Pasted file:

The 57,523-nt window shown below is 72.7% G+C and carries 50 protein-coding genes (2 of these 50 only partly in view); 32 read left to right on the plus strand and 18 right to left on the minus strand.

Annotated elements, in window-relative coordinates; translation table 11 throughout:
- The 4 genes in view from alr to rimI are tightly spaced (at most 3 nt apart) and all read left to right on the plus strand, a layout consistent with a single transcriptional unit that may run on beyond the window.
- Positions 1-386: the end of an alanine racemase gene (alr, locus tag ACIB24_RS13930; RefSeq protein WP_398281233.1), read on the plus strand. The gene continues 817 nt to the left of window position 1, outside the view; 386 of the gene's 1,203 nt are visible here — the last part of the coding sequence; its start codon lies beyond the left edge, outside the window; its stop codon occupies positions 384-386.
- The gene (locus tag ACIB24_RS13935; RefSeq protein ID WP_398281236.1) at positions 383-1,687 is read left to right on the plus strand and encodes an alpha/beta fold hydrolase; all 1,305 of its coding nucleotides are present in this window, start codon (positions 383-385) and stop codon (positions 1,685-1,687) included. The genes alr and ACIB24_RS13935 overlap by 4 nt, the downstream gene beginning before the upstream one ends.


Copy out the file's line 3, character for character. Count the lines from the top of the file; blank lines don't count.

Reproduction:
- The 4 genes in view from alr to rimI are tightly spaced (at most 3 nt apart) and all read left to right on the plus strand, a layout consistent with a single transcriptional unit that may run on beyond the window.